Evaluating the safety of β-interferons in MS: A series of nested case-control studies
To examine the association between interferon-β (IFN-β) and potential adverse events using population-based health administrative data in British Columbia, Canada.Methods:
Patients with relapsing-remitting multiple sclerosis (RRMS) who were registered at a British Columbia Multiple Sclerosis Clinic (1995–2004) were eligible for inclusion and were followed up until death, absence from British Columbia, exposure to a non–IFN-β disease-modifying drug, or December 31, 2008. Incidence rates were estimated for each potential adverse event (selected a priori and defined with ICD-9/10 diagnosis codes from physician and hospital claims). A nested case-control study was conducted to assess the odds of previous IFN-β exposure for each potential adverse event with at least 30 cases. Cases were matched by age (±5 years), sex, and year of cohort entry, with up to 20 randomly selected (by incidence density sampling) controls. Odds ratios (ORs) with 95% confidence intervals (95% CIs) were estimated with conditional logistic regression adjusted for age at cohort entry.Results:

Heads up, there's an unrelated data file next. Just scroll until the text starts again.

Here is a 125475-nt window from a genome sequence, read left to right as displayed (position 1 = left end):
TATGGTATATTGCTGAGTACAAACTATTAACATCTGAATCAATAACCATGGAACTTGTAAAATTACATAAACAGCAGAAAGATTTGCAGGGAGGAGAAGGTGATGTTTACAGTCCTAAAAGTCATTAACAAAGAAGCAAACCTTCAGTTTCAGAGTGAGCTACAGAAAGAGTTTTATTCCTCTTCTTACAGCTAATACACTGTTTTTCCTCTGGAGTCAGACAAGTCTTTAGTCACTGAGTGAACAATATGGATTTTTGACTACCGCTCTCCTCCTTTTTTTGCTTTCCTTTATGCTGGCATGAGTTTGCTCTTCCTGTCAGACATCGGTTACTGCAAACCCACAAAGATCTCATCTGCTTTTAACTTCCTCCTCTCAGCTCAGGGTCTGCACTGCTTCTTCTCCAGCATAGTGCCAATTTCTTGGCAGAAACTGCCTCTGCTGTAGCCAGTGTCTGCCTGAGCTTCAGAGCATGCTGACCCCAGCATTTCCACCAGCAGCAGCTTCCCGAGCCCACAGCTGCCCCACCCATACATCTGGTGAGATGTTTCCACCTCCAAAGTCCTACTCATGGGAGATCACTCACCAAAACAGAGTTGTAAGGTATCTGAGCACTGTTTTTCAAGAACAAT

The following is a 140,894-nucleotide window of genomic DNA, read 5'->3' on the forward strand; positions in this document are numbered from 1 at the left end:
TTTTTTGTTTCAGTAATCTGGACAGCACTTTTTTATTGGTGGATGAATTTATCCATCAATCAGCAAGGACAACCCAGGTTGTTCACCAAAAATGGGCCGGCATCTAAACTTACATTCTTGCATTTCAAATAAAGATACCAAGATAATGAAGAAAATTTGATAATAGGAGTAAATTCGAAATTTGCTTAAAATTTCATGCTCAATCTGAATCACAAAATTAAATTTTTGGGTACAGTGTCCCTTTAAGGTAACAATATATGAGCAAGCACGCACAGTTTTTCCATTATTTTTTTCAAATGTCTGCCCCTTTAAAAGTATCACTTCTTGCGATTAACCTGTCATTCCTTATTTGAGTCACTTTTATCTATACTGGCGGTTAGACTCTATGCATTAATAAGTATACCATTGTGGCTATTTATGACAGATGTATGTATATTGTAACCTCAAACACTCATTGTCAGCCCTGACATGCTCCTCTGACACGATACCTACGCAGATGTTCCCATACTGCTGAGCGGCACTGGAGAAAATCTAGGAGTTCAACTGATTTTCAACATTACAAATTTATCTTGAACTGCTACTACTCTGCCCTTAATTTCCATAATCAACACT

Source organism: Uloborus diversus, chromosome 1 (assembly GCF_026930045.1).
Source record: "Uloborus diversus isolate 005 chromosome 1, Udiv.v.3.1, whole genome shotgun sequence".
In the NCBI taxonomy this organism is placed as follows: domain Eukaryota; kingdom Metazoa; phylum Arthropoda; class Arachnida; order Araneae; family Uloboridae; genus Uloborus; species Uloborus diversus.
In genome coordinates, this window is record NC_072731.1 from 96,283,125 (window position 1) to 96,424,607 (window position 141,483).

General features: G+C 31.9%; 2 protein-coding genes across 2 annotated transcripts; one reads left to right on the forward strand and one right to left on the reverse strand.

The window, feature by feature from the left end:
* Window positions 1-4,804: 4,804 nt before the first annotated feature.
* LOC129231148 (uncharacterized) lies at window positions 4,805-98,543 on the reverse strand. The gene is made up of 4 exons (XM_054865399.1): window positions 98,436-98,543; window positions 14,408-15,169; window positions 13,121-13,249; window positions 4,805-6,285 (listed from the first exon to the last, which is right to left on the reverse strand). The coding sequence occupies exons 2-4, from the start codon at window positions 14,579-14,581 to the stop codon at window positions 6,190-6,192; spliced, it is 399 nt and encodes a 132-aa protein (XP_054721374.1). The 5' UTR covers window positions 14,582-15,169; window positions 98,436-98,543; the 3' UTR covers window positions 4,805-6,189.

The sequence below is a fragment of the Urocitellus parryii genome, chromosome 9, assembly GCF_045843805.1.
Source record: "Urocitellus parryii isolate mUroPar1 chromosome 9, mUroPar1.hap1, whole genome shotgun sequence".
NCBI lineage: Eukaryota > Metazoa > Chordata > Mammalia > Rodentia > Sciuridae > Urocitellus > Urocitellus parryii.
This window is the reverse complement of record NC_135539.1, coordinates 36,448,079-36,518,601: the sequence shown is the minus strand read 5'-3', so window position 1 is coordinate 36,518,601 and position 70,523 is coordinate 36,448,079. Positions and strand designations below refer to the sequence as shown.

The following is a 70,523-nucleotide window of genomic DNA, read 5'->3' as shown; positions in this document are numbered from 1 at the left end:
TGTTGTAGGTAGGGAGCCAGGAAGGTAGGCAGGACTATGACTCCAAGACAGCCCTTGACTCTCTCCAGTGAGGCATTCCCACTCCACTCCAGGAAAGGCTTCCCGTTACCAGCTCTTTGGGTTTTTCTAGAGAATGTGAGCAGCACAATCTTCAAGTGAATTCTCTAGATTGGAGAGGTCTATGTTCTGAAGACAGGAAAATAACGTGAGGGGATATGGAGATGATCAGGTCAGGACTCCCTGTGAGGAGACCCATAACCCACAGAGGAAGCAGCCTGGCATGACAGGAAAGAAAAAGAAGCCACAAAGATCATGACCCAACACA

Of the 2,485 eligible patients, 77.9% were women, and 1,031 were treated with IFN-β during follow-up. From the incidence analyses, 27 of the 47 potential adverse events had at least 30 cases. Patients with incident stroke (ORadj 1.83, 95% CI 1.16–2.89), migraine (ORadj 1.55, 95% CI 1.18–2.04), depression (ORadj 1.33, 95% CI 1.13–1.56), and hematologic abnormalities (ORadj 1.32, 95% CI 1.01–1.72) were more likely to have previous exposure to IFN-β than controls.Conclusions:
Among patients with RRMS, IFN-β was associated with a 1.8- and 1.6-fold increase in the risk of stroke and migraine and 1.3-fold increases in depression and hematologic abnormalities.